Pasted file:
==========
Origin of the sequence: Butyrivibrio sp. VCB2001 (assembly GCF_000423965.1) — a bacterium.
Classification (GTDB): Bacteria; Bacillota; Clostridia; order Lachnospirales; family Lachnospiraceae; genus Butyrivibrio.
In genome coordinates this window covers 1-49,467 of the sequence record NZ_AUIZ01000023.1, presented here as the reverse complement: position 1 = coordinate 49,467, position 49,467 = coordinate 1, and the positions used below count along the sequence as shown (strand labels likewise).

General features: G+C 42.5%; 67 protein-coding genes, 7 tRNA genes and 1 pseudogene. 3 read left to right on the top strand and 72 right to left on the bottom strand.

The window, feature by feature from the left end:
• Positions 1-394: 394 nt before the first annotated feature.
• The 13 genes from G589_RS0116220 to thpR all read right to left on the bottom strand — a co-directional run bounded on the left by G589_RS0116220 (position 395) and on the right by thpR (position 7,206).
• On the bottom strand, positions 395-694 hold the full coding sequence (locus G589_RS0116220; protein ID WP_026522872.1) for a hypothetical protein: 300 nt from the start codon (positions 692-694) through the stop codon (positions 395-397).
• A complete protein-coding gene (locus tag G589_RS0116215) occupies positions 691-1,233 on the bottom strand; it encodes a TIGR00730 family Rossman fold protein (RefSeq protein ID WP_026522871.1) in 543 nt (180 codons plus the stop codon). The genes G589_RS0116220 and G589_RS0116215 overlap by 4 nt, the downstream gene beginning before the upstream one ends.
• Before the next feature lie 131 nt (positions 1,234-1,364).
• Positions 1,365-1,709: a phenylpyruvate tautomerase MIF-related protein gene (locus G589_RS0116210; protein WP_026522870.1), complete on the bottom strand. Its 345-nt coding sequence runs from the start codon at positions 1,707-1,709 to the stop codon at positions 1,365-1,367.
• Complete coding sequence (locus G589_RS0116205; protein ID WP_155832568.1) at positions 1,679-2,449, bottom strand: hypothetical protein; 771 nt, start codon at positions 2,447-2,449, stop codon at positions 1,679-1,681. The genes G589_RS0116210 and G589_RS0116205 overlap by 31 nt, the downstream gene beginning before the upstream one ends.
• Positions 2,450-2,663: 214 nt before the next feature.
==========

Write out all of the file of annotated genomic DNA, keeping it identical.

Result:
Origin of the sequence: Butyrivibrio sp. VCB2001 (assembly GCF_000423965.1) — a bacterium.
Classification (GTDB): Bacteria; Bacillota; Clostridia; order Lachnospirales; family Lachnospiraceae; genus Butyrivibrio.
In genome coordinates this window covers 1-49,467 of the sequence record NZ_AUIZ01000023.1, presented here as the reverse complement: position 1 = coordinate 49,467, position 49,467 = coordinate 1, and the positions used below count along the sequence as shown (strand labels likewise).

General features: G+C 42.5%; 67 protein-coding genes, 7 tRNA genes and 1 pseudogene. 3 read left to right on the top strand and 72 right to left on the bottom strand.

The window, feature by feature from the left end:
• Positions 1-394: 394 nt before the first annotated feature.
• The 13 genes from G589_RS0116220 to thpR all read right to left on the bottom strand — a co-directional run bounded on the left by G589_RS0116220 (position 395) and on the right by thpR (position 7,206).
• On the bottom strand, positions 395-694 hold the full coding sequence (locus G589_RS0116220; protein ID WP_026522872.1) for a hypothetical protein: 300 nt from the start codon (positions 692-694) through the stop codon (positions 395-397).
• A complete protein-coding gene (locus tag G589_RS0116215) occupies positions 691-1,233 on the bottom strand; it encodes a TIGR00730 family Rossman fold protein (RefSeq protein ID WP_026522871.1) in 543 nt (180 codons plus the stop codon). The genes G589_RS0116220 and G589_RS0116215 overlap by 4 nt, the downstream gene beginning before the upstream one ends.
• Before the next feature lie 131 nt (positions 1,234-1,364).
• Positions 1,365-1,709: a phenylpyruvate tautomerase MIF-related protein gene (locus G589_RS0116210; protein WP_026522870.1), complete on the bottom strand. Its 345-nt coding sequence runs from the start codon at positions 1,707-1,709 to the stop codon at positions 1,365-1,367.
• Complete coding sequence (locus G589_RS0116205; protein ID WP_155832568.1) at positions 1,679-2,449, bottom strand: hypothetical protein; 771 nt, start codon at positions 2,447-2,449, stop codon at positions 1,679-1,681. The genes G589_RS0116210 and G589_RS0116205 overlap by 31 nt, the downstream gene beginning before the upstream one ends.
• Positions 2,450-2,663: 214 nt before the next feature.